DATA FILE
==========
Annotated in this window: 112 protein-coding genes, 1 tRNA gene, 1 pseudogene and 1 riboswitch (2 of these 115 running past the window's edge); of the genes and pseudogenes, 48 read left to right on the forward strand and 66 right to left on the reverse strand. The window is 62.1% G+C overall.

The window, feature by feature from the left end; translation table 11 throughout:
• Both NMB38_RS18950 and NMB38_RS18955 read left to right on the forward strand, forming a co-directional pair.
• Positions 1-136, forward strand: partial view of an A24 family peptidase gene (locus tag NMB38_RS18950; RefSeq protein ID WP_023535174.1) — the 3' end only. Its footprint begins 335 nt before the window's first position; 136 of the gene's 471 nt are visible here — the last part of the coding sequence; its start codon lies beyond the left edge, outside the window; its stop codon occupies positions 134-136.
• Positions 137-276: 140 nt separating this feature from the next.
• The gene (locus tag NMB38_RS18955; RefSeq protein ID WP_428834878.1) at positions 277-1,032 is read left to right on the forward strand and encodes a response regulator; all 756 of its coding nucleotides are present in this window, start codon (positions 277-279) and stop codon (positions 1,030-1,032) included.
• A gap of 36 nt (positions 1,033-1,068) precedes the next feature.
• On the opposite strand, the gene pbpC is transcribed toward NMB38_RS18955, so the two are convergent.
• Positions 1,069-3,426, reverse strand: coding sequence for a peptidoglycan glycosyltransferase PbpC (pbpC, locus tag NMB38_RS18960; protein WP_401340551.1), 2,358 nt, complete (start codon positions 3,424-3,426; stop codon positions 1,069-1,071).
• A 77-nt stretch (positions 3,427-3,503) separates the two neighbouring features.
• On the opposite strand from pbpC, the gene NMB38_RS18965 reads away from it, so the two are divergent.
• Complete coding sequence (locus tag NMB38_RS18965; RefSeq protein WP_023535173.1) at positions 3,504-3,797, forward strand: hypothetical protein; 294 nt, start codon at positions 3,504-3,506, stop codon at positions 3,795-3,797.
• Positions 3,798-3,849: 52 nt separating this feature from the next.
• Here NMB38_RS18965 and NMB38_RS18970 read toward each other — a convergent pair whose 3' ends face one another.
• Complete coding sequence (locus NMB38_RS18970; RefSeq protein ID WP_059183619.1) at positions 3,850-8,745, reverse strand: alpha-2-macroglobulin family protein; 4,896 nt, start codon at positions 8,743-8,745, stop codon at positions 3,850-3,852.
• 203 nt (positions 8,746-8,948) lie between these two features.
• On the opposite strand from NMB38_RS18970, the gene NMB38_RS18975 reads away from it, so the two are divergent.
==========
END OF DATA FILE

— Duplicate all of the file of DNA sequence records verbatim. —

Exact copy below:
Annotated in this window: 112 protein-coding genes, 1 tRNA gene, 1 pseudogene and 1 riboswitch (2 of these 115 running past the window's edge); of the genes and pseudogenes, 48 read left to right on the forward strand and 66 right to left on the reverse strand. The window is 62.1% G+C overall.

The window, feature by feature from the left end; translation table 11 throughout:
• Both NMB38_RS18950 and NMB38_RS18955 read left to right on the forward strand, forming a co-directional pair.
• Positions 1-136, forward strand: partial view of an A24 family peptidase gene (locus tag NMB38_RS18950; RefSeq protein ID WP_023535174.1) — the 3' end only. Its footprint begins 335 nt before the window's first position; 136 of the gene's 471 nt are visible here — the last part of the coding sequence; its start codon lies beyond the left edge, outside the window; its stop codon occupies positions 134-136.
• Positions 137-276: 140 nt separating this feature from the next.
• The gene (locus tag NMB38_RS18955; RefSeq protein ID WP_428834878.1) at positions 277-1,032 is read left to right on the forward strand and encodes a response regulator; all 756 of its coding nucleotides are present in this window, start codon (positions 277-279) and stop codon (positions 1,030-1,032) included.
• A gap of 36 nt (positions 1,033-1,068) precedes the next feature.
• On the opposite strand, the gene pbpC is transcribed toward NMB38_RS18955, so the two are convergent.
• Positions 1,069-3,426, reverse strand: coding sequence for a peptidoglycan glycosyltransferase PbpC (pbpC, locus tag NMB38_RS18960; protein WP_401340551.1), 2,358 nt, complete (start codon positions 3,424-3,426; stop codon positions 1,069-1,071).
• A 77-nt stretch (positions 3,427-3,503) separates the two neighbouring features.
• On the opposite strand from pbpC, the gene NMB38_RS18965 reads away from it, so the two are divergent.
• Complete coding sequence (locus tag NMB38_RS18965; RefSeq protein WP_023535173.1) at positions 3,504-3,797, forward strand: hypothetical protein; 294 nt, start codon at positions 3,504-3,506, stop codon at positions 3,795-3,797.
• Positions 3,798-3,849: 52 nt separating this feature from the next.
• Here NMB38_RS18965 and NMB38_RS18970 read toward each other — a convergent pair whose 3' ends face one another.
• Complete coding sequence (locus NMB38_RS18970; RefSeq protein ID WP_059183619.1) at positions 3,850-8,745, reverse strand: alpha-2-macroglobulin family protein; 4,896 nt, start codon at positions 8,743-8,745, stop codon at positions 3,850-3,852.
• 203 nt (positions 8,746-8,948) lie between these two features.
• On the opposite strand from NMB38_RS18970, the gene NMB38_RS18975 reads away from it, so the two are divergent.